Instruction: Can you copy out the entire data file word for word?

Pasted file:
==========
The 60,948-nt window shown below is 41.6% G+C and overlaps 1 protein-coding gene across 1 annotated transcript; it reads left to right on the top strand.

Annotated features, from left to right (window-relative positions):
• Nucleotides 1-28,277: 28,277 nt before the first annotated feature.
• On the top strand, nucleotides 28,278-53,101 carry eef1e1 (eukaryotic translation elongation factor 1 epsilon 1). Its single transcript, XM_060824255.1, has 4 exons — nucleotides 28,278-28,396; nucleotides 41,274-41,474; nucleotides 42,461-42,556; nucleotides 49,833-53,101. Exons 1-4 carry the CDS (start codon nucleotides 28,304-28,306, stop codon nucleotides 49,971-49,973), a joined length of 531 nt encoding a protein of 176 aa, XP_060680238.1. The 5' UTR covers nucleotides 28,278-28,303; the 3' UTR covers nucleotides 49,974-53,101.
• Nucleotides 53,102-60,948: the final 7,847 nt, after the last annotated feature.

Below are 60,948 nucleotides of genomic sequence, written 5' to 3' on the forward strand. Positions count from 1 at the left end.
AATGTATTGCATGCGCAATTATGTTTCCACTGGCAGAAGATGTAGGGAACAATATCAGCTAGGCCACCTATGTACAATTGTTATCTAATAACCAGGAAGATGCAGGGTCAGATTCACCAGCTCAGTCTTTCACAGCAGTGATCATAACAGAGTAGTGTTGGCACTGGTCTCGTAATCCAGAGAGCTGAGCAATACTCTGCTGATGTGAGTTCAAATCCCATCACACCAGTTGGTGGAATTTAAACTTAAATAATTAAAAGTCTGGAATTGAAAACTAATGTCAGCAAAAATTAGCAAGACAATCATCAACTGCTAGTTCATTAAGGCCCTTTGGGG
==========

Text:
The 60,948-nt window shown below is 41.6% G+C and overlaps 1 protein-coding gene across 1 annotated transcript; it reads left to right on the top strand.

Annotated features, from left to right (window-relative positions):
• Nucleotides 1-28,277: 28,277 nt before the first annotated feature.
• On the top strand, nucleotides 28,278-53,101 carry eef1e1 (eukaryotic translation elongation factor 1 epsilon 1). Its single transcript, XM_060824255.1, has 4 exons — nucleotides 28,278-28,396; nucleotides 41,274-41,474; nucleotides 42,461-42,556; nucleotides 49,833-53,101. Exons 1-4 carry the CDS (start codon nucleotides 28,304-28,306, stop codon nucleotides 49,971-49,973), a joined length of 531 nt encoding a protein of 176 aa, XP_060680238.1. The 5' UTR covers nucleotides 28,278-28,303; the 3' UTR covers nucleotides 49,974-53,101.
• Nucleotides 53,102-60,948: the final 7,847 nt, after the last annotated feature.

Below are 60,948 nucleotides of genomic sequence, written 5' to 3' on the forward strand. Positions count from 1 at the left end.
AATGTATTGCATGCGCAATTATGTTTCCACTGGCAGAAGATGTAGGGAACAATATCAGCTAGGCCACCTATGTACAATTGTTATCTAATAACCAGGAAGATGCAGGGTCAGATTCACCAGCTCAGTCTTTCACAGCAGTGATCATAACAGAGTAGTGTTGGCACTGGTCTCGTAATCCAGAGAGCTGAGCAATACTCTGCTGATGTGAGTTCAAATCCCATCACACCAGTTGGTGGAATTTAAACTTAAATAATTAAAAGTCTGGAATTGAAAACTAATGTCAGCAAAAATTAGCAAGACAATCATCAACTGCTAGTTCATTAAGGCCCTTTGGGG